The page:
Hold on to Peace - Image courtesy Ira Mitchell-Kirk

Hold on to Peace - Image courtesy Ira Mitchell-Kirk

Friday, 11 November 2011

Ripples Across the Water

In 2010 Ronda Turk travelled to Cassino with her mother, Mary Howan, and other New Zealand artists and supporters, to exhibit with Legato, to visit Italy, to learn more about the Battle of Cassino, and of course to enjoy the wonderful countryside. Ronda and Mary made the most of their time here walking the picturesque hillsides, exploring the villages, enjoying being "local", experiencing as much of Italian culture as they could.

Using her photographs from this trip Ronda painted her impressions of Italy back in New Zealand. She recently won an award for her "townscape" of Roccasecca, this scene being near the Bed and Breakfast L'Ortica where she stayed.

Ronda's research prior to painting for Legato included interviews with veteran Don Hutchins, who served time in Italy. Don was a private with the 25th Battalion and his job was a Dispatch Rider; he also was a runner for about 4 days during the battle in Cassino. He spent two years fighting in Italy with around five months in Cassino. He was wounded later in Rimini, but returned to battle when he was fit enough.

Thanks to the social media of Facebook Michele Di Lonardo of Cassino saw the photograph of Ronda with her winning painting, and contacted her to interview her via Skype. The newspaper article above, published in Cassino in time for Remembrance Day, is the result of this connection.

Thanks to the internet art can certainly make ripples from one side of the world to the other.

Thursday, 10 November 2011

Armistice Day, Remembrance Day, Veteran's Day

(Image taken from Wikipedia)

The clock on my computer has just flicked over to 11/11/2011 and a Facebook photo from New Zealand showed a clock at 11.11 11/11/11.

Today is Remembrance Day for many around the world. It is a day marked by the Commonwealth countries, but also recognised by many other countries throughout the world. It marks Armistice Day, the official end of World War I.

I often think of Australia on this day. Shortly, at the 11th minute of the 11th hour on the 11th day of the eleventh month a ray of sunlight will touch the poignant statue at the Shrine of Remembrance, the War Memorial in Melbourne. Five Australians lie in the cemetery in Cassino. One was a journalist; all were doing what their country asked of them.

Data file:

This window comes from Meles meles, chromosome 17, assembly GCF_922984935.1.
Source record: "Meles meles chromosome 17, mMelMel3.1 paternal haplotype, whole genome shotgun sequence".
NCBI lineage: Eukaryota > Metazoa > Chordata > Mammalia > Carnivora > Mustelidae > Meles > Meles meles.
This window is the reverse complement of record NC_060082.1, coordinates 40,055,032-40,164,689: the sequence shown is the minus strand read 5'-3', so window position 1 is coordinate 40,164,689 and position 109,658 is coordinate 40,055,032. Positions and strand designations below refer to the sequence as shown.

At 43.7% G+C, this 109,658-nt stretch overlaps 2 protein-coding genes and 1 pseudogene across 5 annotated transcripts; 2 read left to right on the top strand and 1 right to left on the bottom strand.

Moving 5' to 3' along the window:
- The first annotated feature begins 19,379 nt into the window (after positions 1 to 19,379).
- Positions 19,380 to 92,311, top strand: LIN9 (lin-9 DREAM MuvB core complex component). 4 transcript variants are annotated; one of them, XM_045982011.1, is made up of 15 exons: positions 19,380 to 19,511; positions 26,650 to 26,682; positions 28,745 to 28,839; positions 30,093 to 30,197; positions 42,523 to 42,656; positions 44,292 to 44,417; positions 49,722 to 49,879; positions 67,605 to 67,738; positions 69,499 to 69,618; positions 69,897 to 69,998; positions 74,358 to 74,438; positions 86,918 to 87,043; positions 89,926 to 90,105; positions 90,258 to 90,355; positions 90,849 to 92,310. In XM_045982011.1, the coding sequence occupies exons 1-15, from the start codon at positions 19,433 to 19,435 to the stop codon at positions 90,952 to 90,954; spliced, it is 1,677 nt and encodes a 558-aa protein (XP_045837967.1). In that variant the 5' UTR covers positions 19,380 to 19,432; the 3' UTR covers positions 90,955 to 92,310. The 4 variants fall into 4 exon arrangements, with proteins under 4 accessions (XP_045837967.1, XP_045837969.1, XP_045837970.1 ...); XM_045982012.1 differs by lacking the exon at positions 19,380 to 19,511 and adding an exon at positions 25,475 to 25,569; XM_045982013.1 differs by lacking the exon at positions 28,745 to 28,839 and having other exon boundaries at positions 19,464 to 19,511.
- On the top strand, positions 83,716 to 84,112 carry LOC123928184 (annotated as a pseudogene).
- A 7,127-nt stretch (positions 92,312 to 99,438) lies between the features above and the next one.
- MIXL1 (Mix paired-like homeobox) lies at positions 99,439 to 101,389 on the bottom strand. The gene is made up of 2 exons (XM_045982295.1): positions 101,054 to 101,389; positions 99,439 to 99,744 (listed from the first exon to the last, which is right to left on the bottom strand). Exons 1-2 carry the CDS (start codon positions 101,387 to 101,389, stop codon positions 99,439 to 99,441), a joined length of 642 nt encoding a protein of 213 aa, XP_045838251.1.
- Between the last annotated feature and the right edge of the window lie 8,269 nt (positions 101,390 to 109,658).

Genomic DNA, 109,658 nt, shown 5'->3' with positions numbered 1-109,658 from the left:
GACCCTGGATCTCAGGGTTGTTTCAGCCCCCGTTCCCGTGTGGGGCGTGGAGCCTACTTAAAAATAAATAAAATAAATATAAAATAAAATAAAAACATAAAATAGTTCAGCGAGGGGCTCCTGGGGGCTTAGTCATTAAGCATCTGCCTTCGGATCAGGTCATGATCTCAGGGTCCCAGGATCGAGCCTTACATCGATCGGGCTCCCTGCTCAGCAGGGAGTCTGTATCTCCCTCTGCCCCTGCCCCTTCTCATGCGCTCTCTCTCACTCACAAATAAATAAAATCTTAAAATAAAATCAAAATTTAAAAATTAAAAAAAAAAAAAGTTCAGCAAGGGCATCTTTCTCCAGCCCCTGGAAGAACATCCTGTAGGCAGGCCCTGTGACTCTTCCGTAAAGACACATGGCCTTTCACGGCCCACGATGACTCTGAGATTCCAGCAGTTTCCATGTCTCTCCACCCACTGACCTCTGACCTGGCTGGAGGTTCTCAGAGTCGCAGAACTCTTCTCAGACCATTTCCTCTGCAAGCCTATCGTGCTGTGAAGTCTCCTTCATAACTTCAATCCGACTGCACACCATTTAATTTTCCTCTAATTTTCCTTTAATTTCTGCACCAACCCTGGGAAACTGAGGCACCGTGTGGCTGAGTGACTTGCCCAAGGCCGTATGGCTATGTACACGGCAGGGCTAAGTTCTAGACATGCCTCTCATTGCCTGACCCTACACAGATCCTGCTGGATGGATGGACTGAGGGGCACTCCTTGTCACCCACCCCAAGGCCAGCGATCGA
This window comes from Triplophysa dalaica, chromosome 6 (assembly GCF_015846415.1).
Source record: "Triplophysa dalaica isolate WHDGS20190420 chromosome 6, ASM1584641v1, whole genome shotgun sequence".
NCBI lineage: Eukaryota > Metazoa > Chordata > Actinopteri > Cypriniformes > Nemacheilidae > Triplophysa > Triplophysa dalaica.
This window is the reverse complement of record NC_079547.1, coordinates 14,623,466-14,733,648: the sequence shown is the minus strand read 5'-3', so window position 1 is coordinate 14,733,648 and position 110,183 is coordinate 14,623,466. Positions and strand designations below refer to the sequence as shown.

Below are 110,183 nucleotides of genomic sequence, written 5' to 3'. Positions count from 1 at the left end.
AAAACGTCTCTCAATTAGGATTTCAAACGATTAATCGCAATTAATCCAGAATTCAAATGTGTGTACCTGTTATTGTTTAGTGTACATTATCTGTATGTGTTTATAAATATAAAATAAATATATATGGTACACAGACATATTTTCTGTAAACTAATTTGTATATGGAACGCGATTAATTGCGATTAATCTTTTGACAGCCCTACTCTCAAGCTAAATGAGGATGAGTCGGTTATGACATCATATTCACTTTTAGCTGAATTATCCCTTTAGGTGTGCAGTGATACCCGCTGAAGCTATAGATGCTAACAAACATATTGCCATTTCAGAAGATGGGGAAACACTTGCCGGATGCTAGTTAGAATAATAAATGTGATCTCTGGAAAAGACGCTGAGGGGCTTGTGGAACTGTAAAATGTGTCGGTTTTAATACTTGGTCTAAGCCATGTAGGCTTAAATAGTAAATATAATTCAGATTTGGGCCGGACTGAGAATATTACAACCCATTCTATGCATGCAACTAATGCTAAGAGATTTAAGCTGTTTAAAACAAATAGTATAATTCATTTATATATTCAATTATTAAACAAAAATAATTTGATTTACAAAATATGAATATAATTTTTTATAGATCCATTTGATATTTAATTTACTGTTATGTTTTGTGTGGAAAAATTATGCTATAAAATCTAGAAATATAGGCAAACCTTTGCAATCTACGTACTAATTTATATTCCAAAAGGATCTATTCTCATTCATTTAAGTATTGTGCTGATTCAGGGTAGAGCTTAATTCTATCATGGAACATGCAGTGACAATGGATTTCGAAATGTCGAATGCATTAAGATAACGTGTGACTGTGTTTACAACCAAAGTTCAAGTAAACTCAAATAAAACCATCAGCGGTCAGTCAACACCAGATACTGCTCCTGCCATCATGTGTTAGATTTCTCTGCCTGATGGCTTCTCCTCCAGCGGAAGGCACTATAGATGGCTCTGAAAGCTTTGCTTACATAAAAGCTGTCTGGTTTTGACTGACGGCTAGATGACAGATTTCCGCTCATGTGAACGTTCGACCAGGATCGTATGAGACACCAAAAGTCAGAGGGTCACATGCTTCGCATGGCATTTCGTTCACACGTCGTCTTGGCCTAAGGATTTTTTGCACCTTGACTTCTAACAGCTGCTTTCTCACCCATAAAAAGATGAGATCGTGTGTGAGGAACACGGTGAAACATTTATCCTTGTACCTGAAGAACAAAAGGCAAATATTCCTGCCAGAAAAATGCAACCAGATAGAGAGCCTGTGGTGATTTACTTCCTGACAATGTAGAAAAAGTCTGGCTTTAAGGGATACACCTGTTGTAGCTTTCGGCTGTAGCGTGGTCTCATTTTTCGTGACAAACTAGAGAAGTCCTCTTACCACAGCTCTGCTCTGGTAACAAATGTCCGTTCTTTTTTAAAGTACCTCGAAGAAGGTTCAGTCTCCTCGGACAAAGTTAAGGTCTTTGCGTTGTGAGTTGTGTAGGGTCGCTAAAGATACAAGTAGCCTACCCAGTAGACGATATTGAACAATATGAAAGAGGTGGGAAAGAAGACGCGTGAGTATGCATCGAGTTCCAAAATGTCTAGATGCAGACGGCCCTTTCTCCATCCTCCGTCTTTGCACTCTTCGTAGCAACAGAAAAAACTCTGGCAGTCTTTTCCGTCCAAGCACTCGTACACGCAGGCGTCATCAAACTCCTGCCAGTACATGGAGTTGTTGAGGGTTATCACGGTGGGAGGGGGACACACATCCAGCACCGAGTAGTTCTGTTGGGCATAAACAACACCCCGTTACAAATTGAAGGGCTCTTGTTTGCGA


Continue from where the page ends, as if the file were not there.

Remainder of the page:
Whatever we call it, Armistice Day, Remembrance Day, Veteran's day or Poppy Day, it's time to reflect, to remember.

It is also time to look ahead. Now, as much as we ever did, we need to educate for a culture of peace. Here in Europe I hear disquietening rumblings, of movements that are threatening, of strongly nationalist and militant ideology. We can't relax and ignore them, but must be proactive in reaching out to the young people, making links that will bind countries in peace, not divide them in oppressive actions.

Legato is a small movement, but it is one of many. Together we are a positive force. We never know who we reach, or how we do make change. But change does happen, and positive change through any medium is to be supported and applauded.


Works from Legato 2010 are still finding their way home. Today I packed works that were shown again in the 2011 Cassino Legato, and these will travel to New Zealand shortly. The permanent display in Italy is changing slightly as these works are returned to their owners and new ones are added to the collection.

I visited New Zealand works in the Sora school last week, where the teachers and children were overwhelmed by the generous donation of work that didn't go back to New Zealand. I am delighted to be involved in planning the best placement and use of these works so that they form a central part of peace studies in the school.

Follow-up work from 2010 continues, while planning for new events stretches out to 2014. At the moment the Legato collection is being enjoyed by Polish visitors, and these essential links with Poland are being consolidated as I don't speak Polish and need help with the Polish Legato negotiations.

The Polish cemetery on Monte Cassino is undergoing extensive maintenance work. The trees have been removed and will be replaced, and the damage caused by tree roots repaired. While is appears stark in comparison to when the trees were still there it is also now highly visible, and reminds us of the real cost of war.

One thousand young Polish men did not go home from Cassino. Poland suffered terribly during and after the war. I look forward to working with Polish artists for commemoration and peace.